Liked by 4 people

    • Thank you for sharing your story, a story being lived by hundreds of thousands in this country of “plenty” but being shared and distributed to a select few.

      I have mentioned that my wife and I have been attending a mission church whose focus is on the homeless. The pastor said in her sermon yesterday that choosing to help others is not a popular choice in our current political climate and that we, those that chose to advocate for their rights, need to be prepared for the scorn and rejection we will receive from our friends, and from society. Her point was this, Jesus wasn’t telling the world about a Kingdom we enter when we die, Jesus was asking each of us to create the Kingdom here on earth. How do we do that? But loving each other. Helping each other. Not turning away. By recognizing our weakness, faults, and vulnerabilities.

      To many of us are a cancer, or a job loss away from having our power cut off. And sadly that number grows as our numbers grow.

      I don’t have the answer except this, be nice to each other. It takes less energy to be nice to someone than being a Dick to them.

      Liked by 3 people

  5. Reblogged this on Dana Ellington, MAPW and commented:
    A wonderful post today at Ends and Beginnings. I’m adding a few of these to my daily list. Please join me 🙂

    Thank you.

    Liked by 1 person

  6. Thank you for this post and your blog in general. We can all be less dickish in a few (or a lot) of these categories. I gave some money and two sample-sized dental floss thingies to a homeless person the other day. His eyes twinkled and we had a “moment” — I couldn’t see his smile as he was holding a cardboard sign that said, “Anything helps” in his teeth.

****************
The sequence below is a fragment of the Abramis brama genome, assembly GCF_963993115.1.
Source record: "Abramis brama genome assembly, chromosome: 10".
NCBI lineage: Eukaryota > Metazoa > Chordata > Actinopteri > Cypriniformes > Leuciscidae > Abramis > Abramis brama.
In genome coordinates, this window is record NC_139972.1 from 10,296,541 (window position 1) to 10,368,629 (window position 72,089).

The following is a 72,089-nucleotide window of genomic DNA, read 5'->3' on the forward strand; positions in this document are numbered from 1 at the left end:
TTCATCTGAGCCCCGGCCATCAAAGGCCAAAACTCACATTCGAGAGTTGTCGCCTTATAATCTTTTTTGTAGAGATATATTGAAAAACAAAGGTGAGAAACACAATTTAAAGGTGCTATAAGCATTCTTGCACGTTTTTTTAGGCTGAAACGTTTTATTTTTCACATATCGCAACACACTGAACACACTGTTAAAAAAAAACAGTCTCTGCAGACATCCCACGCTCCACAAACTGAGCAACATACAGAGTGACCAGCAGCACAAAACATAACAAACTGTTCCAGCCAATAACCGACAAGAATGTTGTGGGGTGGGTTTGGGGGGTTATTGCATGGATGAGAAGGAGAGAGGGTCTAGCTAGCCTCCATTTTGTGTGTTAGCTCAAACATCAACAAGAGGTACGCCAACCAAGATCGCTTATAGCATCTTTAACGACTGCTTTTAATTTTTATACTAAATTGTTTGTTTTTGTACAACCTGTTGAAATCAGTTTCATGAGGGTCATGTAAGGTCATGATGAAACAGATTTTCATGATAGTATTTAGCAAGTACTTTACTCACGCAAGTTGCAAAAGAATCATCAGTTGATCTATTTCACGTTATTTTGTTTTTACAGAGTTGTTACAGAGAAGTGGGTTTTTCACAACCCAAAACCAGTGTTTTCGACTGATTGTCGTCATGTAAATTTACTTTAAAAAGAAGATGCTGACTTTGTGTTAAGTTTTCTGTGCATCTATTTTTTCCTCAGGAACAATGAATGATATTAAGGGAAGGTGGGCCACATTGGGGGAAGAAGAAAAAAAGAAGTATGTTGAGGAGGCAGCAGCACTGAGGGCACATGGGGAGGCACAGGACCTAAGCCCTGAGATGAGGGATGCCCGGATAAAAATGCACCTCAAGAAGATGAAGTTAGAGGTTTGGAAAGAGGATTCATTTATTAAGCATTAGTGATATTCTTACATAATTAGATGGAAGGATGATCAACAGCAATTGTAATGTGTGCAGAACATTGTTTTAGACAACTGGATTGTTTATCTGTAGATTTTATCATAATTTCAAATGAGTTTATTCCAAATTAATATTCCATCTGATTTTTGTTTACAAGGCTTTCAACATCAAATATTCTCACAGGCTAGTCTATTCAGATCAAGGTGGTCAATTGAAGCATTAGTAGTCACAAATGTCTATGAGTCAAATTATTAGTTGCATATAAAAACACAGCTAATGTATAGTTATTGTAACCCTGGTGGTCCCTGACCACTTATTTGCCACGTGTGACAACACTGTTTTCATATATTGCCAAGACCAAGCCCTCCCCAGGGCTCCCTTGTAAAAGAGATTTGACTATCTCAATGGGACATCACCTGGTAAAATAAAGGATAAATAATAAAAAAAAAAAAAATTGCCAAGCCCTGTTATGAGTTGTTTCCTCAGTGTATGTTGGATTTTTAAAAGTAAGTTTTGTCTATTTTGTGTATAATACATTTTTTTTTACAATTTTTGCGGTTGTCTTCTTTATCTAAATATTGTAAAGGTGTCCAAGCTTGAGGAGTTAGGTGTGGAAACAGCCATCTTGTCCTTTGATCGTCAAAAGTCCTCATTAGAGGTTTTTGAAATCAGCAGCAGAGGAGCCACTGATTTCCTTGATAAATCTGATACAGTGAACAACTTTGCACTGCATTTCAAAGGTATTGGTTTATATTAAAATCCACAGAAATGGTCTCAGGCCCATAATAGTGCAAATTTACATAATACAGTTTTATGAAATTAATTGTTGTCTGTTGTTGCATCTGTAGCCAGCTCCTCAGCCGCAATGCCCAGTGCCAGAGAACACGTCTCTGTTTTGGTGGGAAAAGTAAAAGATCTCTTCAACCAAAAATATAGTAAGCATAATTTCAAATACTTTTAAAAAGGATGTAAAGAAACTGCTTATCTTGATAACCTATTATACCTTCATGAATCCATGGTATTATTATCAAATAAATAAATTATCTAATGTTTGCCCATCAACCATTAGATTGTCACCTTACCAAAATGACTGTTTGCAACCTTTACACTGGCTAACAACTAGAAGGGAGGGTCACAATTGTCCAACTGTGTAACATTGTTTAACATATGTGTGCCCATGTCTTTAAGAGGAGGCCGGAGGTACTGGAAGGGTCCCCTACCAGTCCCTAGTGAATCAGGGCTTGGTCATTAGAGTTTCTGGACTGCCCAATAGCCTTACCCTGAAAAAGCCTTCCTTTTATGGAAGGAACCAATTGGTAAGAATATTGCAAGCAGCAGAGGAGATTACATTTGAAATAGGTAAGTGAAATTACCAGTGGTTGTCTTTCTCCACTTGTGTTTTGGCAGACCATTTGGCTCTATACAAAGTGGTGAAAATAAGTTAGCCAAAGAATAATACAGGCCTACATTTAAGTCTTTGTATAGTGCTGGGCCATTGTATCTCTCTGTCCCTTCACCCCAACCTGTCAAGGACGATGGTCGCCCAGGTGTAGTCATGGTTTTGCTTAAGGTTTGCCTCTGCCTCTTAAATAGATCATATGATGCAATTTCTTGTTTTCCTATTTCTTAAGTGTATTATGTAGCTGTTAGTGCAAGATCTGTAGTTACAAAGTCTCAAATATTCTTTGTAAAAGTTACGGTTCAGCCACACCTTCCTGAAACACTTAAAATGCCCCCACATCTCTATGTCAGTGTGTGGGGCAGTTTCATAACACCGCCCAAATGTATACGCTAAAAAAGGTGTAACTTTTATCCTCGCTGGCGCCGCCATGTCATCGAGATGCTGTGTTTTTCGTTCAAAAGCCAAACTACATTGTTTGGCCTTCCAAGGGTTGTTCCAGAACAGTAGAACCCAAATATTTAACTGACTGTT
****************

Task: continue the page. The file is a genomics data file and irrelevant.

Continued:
Liked by 3 people

    • Thank Ms. Barbara.

      I am of the belief that there are angels among us. I have had several “angel” experiences in 56 years of living. We don’t know who they are and we certainly will never recognized them if we shield our eyes or turn are back to them.

      I know there are “professional” homeless people but I am not in a position to judge the merits of anyone’s needs. If I help everyone I can and 50% of those people really do need our help then I am batting .500 which is good to me.

      Most of us have more than we need. 1% of us have more than several generations could ever want, need or use. How will they get it through the eye of the needle as Jesus noted? They won’t.

      Liked by 1 person

  7. This is how I choose to live my life, knowing that one can never be sure the hardship, grief or unhappiness that sits upon another’s shoulders, and by simply not being a dick in the way you have described can bring sunshine, light, nay even hope into another’s day. It is the small things that add up and by employing such ideas will generally bring smiles back to you. There is contentment on this path. And free drinks too.

    Not the last part.

    Hahahahahaha. Not yet anyway.

    – Esme upon the Cloud waving and joying this post ery much.

    Liked by 2 people

  8. Reblogged this on Esme's Cloud and commented:
    I rarelt reblog, but this is such a great post, with a spot on title to boot, so, I give you ‘ 38 ways you can finally stop being a Dick’

    Liked by 2 people

  9. This is great!

    On telemarketers, one friend who used to be one advised me to be nice, and say no right away if I’m not interested. Don’t waste anyone’s time.

    Might post this on my desktop. Is there a female equivalent of a dick? Maybe not. Ok. Will just not be a dick. Now off to Thanksgiving with relatives! Thanks.

    Liked by 1 person

  10. Patty says:

    Wonderful post. I don’t agree with some in the list, but yes…most points will certainly help.

    Liked by 1 person